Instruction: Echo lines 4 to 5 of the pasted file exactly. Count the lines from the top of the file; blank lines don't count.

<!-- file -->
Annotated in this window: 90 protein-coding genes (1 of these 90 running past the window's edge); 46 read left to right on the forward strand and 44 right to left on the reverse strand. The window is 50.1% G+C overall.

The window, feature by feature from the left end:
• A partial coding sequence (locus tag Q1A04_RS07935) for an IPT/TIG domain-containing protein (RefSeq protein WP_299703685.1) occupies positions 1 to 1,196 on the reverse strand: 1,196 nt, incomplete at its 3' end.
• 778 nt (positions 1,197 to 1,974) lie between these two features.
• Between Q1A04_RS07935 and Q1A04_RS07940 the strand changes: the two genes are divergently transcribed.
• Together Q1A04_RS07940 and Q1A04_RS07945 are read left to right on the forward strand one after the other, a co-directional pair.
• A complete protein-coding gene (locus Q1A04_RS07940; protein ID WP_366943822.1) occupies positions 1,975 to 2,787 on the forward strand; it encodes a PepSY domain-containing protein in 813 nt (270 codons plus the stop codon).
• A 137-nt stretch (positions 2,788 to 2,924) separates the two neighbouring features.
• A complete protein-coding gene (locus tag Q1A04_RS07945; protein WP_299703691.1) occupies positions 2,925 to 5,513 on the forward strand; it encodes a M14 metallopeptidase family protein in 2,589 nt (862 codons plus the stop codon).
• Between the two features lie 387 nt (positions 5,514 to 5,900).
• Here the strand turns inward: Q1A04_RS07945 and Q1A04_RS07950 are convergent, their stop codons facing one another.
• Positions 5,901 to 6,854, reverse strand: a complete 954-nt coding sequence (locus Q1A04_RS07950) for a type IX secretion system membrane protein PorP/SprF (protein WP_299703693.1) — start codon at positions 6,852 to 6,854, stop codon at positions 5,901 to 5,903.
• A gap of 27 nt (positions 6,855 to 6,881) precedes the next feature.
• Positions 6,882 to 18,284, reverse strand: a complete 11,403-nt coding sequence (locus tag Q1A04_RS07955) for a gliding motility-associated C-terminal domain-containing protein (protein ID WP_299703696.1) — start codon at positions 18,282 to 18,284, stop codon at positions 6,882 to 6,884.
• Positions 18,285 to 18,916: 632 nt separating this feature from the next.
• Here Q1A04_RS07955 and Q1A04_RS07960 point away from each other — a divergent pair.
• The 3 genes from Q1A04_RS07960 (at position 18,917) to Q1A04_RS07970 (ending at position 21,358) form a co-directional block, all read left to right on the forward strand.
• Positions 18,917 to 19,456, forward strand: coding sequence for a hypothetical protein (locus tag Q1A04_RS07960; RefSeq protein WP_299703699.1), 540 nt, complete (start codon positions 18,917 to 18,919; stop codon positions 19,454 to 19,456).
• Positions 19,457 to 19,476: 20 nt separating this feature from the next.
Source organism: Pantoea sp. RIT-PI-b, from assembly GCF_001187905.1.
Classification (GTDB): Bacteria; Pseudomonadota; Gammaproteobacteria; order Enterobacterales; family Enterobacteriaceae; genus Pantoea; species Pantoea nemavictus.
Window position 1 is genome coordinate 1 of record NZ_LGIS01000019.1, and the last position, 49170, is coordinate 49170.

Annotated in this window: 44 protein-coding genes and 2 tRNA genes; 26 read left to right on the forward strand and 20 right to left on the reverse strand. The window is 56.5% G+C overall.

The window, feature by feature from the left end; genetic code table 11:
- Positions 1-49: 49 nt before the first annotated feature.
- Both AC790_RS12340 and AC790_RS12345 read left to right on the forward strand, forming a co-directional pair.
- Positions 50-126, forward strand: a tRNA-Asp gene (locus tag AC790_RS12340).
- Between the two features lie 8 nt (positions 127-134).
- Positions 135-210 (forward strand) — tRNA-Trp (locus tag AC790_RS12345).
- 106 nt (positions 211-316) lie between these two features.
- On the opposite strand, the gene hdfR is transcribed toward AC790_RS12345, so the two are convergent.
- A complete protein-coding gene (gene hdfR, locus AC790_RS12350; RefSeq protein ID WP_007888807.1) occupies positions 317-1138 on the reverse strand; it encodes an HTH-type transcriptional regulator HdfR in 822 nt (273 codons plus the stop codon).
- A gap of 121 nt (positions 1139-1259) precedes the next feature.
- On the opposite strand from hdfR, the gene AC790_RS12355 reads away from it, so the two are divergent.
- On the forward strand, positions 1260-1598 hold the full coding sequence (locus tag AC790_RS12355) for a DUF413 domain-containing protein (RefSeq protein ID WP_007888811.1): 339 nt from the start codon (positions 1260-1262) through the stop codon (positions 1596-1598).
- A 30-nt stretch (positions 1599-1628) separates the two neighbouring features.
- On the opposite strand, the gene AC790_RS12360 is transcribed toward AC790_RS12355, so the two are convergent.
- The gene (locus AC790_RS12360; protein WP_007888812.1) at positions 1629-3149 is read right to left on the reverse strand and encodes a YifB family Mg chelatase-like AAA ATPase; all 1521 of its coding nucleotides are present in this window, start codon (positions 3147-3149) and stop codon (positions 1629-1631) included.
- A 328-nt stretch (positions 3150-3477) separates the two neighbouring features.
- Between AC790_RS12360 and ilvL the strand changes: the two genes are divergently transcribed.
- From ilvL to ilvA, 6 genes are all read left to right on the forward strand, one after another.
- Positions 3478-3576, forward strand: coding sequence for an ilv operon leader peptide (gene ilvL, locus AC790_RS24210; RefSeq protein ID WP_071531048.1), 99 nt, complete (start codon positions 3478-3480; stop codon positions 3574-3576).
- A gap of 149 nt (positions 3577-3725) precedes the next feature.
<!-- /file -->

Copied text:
• 778 nt (positions 1,197 to 1,974) lie between these two features.
• Between Q1A04_RS07935 and Q1A04_RS07940 the strand changes: the two genes are divergently transcribed.